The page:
Standing In The Hammock

Wise Words To The Pups

When I was young, if I happened to be in the line of sight my father would say I made a better door than a window. I shouldn’t say this was exclusive to my childhood. I expect he would still do it today if a random stranger did likewise. We all have the expressions (and expletives) our parents used that we find ourselves repeating as adults. I rarely use the door-window expression, but I am sure there are nuances in my language I picked up in my home as a child. One that often comes to mind is the sage advice I give my dog when I am leaving the house and she is wearing her what-do-you-mean-you’re-not-taking-me-with-you expression, “You be a good puppy and stay.”

My personal superhero uses more of these expressions than anyone I ever met. He often attributes them to his father. When we began dating, I just took them in stride, amused, but now I ask if the words were actually spoken by his father, or if his father gets the credit simply because it sounds better when he adds the attribution. The split is usually fifty-fifty. Nonetheless, of all the expressions that amuse me – and yes, even a few that annoy me – my favorite is when he tells his dog that he is likewise in the way, except his metaphor likely makes no sense to the sweetest of bulldogs. “You’re standing in the hammock.”


The day my sweetheart departed for his overseas assignment, his sweet pup watched his owner depart, wondering if he, too, would get to accompany him on the outing. Dogs have short memories. Yes, they learn by repetition – they know exactly where the treats are kept in our house – but they also don’t realize the difference between a run to the grocery store or a two-year departure abroad. Both of our dogs do recognize the impact of suitcases being loaded into the vehicle, and that they are huge fans of road trips. This time, however, he must be a good puppy and stay.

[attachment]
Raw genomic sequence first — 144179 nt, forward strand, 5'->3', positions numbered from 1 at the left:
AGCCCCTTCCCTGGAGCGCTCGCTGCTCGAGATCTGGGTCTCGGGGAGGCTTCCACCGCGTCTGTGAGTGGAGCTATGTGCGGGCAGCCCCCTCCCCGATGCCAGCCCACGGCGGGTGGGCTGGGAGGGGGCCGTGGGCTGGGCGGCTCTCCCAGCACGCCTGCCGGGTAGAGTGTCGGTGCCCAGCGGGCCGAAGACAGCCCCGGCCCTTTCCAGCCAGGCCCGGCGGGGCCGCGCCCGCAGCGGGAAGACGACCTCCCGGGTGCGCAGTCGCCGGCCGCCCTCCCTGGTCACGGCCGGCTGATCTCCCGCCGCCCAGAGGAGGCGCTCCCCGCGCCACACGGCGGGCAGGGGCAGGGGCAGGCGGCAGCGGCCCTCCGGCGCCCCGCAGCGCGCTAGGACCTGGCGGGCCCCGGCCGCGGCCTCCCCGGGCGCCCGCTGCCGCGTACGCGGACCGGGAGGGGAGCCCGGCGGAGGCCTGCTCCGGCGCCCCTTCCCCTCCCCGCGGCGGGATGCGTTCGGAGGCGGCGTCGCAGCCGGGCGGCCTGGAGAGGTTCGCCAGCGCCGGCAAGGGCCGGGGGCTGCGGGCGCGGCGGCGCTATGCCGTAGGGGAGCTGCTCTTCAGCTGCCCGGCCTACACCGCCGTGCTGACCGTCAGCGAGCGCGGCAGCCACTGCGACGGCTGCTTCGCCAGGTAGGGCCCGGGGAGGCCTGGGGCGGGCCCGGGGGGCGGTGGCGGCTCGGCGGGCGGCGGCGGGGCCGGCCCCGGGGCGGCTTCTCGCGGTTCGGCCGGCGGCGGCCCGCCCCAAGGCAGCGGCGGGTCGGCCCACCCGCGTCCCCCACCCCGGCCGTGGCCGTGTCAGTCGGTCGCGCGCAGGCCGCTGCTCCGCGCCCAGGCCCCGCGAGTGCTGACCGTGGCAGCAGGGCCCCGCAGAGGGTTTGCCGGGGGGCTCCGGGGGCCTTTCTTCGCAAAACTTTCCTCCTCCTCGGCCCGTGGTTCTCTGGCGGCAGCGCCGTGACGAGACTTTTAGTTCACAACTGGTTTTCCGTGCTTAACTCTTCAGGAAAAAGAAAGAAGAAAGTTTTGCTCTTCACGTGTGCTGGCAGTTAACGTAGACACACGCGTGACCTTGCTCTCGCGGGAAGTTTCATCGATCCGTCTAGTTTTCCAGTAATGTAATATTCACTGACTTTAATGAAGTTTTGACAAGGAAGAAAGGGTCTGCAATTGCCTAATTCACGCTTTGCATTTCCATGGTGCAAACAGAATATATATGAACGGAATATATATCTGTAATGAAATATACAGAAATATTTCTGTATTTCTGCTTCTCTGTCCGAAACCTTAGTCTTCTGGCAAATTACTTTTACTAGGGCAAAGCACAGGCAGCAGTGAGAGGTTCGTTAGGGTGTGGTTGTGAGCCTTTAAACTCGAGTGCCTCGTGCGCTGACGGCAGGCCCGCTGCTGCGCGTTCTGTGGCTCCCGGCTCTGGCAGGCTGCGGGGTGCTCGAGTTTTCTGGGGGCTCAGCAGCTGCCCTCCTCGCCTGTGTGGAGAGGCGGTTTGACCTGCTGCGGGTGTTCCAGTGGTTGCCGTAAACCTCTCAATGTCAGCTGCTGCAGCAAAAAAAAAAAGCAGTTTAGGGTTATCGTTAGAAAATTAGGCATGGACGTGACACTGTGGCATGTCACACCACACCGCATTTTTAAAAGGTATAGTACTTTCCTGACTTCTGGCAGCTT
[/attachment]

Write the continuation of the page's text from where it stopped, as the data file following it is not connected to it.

As we are attempting to load the luggage into the vehicle, Bond sits in the doorway, complicating an already stressful process. It’s not uncommon for him – he simply wants to observe what is happening and make a canine-informed decision. As an obstruction, the 60-pound pooch proves a triumph at his task. While his presence in the threshold annoys my better half, I find it endearing. I don’t even mind having to step awkwardly over the white and caramel-colored boy. Yes, he’s definitely standing in the hammock, and this time, it makes sense. I get it. He wants to watch his person’s every movement until the last moment. Sometimes it’s really difficult to be a good puppy and watch your person not stay.

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